A community for students.

Here's the question you clicked on:

55 members online
  • 0 replying
  • 0 viewing

anonymous

  • one year ago

Please help I will medal/fan (NO DIRECT ANSWERS) :) A scientist is studying the growth of a particular species of plant. He writes the following equation to show the height of the plant f(n), in cm, after n days: f(n) = 8(1.05)^n Part C: What is the average rate of change of the function f(n) from n = 2 to n = 6, and what does it represent?

  • This Question is Closed
  1. anonymous
    • one year ago
    Best Response
    You've already chosen the best response.
    Medals 0

    Please help @mathway @misty1212 @Australopithecus

  2. anonymous
    • one year ago
    Best Response
    You've already chosen the best response.
    Medals 0

    I know that aroc=\[\frac{ f(b)-f(a) }{b-a }\]

  3. IrishBoy123
    • one year ago
    Best Response
    You've already chosen the best response.
    Medals 1

    so you could try \(\frac{f(6)-f(2)}{6-2}\) ?

  4. anonymous
    • one year ago
    Best Response
    You've already chosen the best response.
    Medals 0

    the average is then 1. I know that the f(b) and f(a) are the y values, and b and a are the x values. @IrishBoy123

  5. anonymous
    • one year ago
    Best Response
    You've already chosen the best response.
    Medals 0

    \[\frac{ y2-y1 }{ x2-x1 }\]

  6. IrishBoy123
    • one year ago
    Best Response
    You've already chosen the best response.
    Medals 1

    \(\large \frac{8(1.05)^6 - 8(1.05)^2}{6-2}\) \(\large = 8\frac{(1.05)^6 - (1.05)^2}{4}\) \(\large = 2[(1.05)^6 - (1.05)^2]\) that's shouldn't give you 1

  7. anonymous
    • one year ago
    Best Response
    You've already chosen the best response.
    Medals 0

    okay then... this is a different equation. Could you help me solve it?

  8. IrishBoy123
    • one year ago
    Best Response
    You've already chosen the best response.
    Medals 1

    do you see where it came from? the rest is just pumping it into a calculator

  9. IrishBoy123
    • one year ago
    Best Response
    You've already chosen the best response.
    Medals 1

    \(f(n) = 8(1.05)^n\) so \(f(6) = 8(1.05)^6\) \(f(2) = 8(1.05)^2\)

  10. anonymous
    • one year ago
    Best Response
    You've already chosen the best response.
    Medals 0

    okay what exactly would I type into my calculator, it is not hard to get the numbers messed up. Sorry for being such a bish I woke up early.. :( @IrishBoy123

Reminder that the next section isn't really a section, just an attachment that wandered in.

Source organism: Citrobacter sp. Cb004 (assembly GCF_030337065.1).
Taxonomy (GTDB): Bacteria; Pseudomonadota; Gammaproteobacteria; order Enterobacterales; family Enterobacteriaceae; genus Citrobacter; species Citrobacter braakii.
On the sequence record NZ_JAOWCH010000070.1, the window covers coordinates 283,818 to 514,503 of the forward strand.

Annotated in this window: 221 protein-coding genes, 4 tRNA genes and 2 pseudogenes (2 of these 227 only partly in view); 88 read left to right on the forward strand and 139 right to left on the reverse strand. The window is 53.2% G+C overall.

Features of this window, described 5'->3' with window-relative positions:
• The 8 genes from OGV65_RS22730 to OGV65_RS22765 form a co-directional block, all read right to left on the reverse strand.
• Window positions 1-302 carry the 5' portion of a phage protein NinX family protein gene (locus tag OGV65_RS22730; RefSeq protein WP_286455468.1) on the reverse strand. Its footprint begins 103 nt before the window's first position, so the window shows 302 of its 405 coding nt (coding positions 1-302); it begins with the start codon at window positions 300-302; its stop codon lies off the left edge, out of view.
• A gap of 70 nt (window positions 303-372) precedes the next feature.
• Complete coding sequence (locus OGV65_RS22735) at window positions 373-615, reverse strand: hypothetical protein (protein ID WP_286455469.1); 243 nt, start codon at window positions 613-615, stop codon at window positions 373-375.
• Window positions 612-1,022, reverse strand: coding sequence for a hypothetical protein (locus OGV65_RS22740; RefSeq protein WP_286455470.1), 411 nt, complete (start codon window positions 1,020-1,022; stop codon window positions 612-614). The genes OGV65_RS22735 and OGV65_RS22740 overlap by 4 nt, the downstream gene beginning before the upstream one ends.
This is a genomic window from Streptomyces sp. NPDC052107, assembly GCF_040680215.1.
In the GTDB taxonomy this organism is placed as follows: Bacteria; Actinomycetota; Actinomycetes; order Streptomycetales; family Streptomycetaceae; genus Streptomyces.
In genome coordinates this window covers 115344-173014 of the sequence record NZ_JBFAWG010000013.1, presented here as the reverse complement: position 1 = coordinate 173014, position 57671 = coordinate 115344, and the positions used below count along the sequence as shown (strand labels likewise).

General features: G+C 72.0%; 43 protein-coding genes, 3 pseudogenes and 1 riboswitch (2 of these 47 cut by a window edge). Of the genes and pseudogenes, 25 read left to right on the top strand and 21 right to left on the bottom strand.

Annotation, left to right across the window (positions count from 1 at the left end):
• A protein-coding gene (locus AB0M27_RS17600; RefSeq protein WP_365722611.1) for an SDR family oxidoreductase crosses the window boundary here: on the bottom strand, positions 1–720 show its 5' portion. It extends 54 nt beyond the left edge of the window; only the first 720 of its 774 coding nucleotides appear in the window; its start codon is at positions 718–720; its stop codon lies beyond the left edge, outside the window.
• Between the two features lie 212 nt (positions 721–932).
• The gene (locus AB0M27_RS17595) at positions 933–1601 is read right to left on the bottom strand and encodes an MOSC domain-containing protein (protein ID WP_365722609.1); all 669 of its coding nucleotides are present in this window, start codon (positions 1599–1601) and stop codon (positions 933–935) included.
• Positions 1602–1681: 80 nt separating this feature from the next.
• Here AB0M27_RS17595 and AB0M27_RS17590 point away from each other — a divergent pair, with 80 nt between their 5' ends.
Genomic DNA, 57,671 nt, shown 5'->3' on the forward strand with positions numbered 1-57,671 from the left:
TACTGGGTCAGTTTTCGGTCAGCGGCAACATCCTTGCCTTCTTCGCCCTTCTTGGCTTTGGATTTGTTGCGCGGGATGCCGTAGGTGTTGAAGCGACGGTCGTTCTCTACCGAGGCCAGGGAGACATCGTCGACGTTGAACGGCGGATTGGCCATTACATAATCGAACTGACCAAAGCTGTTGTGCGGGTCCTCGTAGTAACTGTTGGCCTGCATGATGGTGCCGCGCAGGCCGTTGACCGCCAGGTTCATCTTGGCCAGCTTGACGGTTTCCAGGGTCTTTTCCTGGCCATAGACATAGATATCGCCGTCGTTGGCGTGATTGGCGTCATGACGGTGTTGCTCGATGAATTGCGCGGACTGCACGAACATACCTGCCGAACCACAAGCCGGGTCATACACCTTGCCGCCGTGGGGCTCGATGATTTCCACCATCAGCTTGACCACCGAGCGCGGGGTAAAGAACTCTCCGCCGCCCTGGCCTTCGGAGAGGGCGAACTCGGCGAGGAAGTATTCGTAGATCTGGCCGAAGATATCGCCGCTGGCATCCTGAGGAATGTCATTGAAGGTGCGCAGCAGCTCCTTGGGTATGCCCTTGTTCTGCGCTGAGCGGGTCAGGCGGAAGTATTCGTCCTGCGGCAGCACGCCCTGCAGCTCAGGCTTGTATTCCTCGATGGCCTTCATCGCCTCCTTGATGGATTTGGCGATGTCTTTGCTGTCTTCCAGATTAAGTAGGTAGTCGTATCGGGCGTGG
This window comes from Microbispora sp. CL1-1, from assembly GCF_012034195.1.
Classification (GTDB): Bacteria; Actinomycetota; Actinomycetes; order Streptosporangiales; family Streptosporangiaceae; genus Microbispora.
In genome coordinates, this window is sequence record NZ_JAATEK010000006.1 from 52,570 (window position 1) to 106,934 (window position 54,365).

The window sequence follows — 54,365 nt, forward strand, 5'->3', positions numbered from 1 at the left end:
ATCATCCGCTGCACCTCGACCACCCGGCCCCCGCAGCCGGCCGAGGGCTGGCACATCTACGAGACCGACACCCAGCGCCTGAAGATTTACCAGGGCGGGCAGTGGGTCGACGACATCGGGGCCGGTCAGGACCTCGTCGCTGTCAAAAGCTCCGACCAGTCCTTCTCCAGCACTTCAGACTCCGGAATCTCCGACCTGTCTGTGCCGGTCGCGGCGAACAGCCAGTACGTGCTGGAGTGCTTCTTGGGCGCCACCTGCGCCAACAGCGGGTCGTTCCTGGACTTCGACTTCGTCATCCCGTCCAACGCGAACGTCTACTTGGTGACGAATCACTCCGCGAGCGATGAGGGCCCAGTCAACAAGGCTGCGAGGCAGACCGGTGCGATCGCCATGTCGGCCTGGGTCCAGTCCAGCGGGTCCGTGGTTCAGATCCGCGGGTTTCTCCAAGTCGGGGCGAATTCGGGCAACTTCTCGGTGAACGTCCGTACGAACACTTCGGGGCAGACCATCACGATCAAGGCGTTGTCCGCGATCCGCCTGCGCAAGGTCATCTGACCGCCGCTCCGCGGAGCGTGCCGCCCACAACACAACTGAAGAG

11. anonymous
    • one year ago
    Best Response
    You've already chosen the best response.
    Medals 0

    The average rate of change is (change in height)/(change in n) The change in height is 10.72 - 8.82 = 1.9 The change in n is 6 - 2 = 4 So the average rate of change is 1.9/4 = 0.475 But what is the average rate of change? It is the average daily (because a single change in n corresponds to a day) growth of the plant (because f(n) represents height)

  12. IrishBoy123
    • one year ago
    Best Response
    You've already chosen the best response.
    Medals 1

    so you got the 0.475. good. and yes it is the average change per day. it is a simplification - ie assuming the change per day is the same - becauseit isn't this is an exponential so the change per day increases...

    1 Attachment
  13. anonymous
    • one year ago
    Best Response
    You've already chosen the best response.
    Medals 0

    So everything I said was correct? @IrishBoy123 thanks!!

  14. IrishBoy123
    • one year ago
    Best Response
    You've already chosen the best response.
    Medals 1

    sounded good to me

  15. Not the answer you are looking for?
    Search for more explanations.

    • Attachments:

Ask your own question

Sign Up
Find more explanations on OpenStudy
Privacy Policy

Your question is ready. Sign up for free to start getting answers.

spraguer (Moderator)
5 → View Detailed Profile

is replying to Can someone tell me what button the professor is hitting...

23

  • Teamwork 19 Teammate
  • Problem Solving 19 Hero
  • You have blocked this person.
  • ✔ You're a fan Checking fan status...

Thanks for being so helpful in mathematics. If you are getting quality help, make sure you spread the word about OpenStudy.

This is the testimonial you wrote.
You haven't written a testimonial for Owlfred.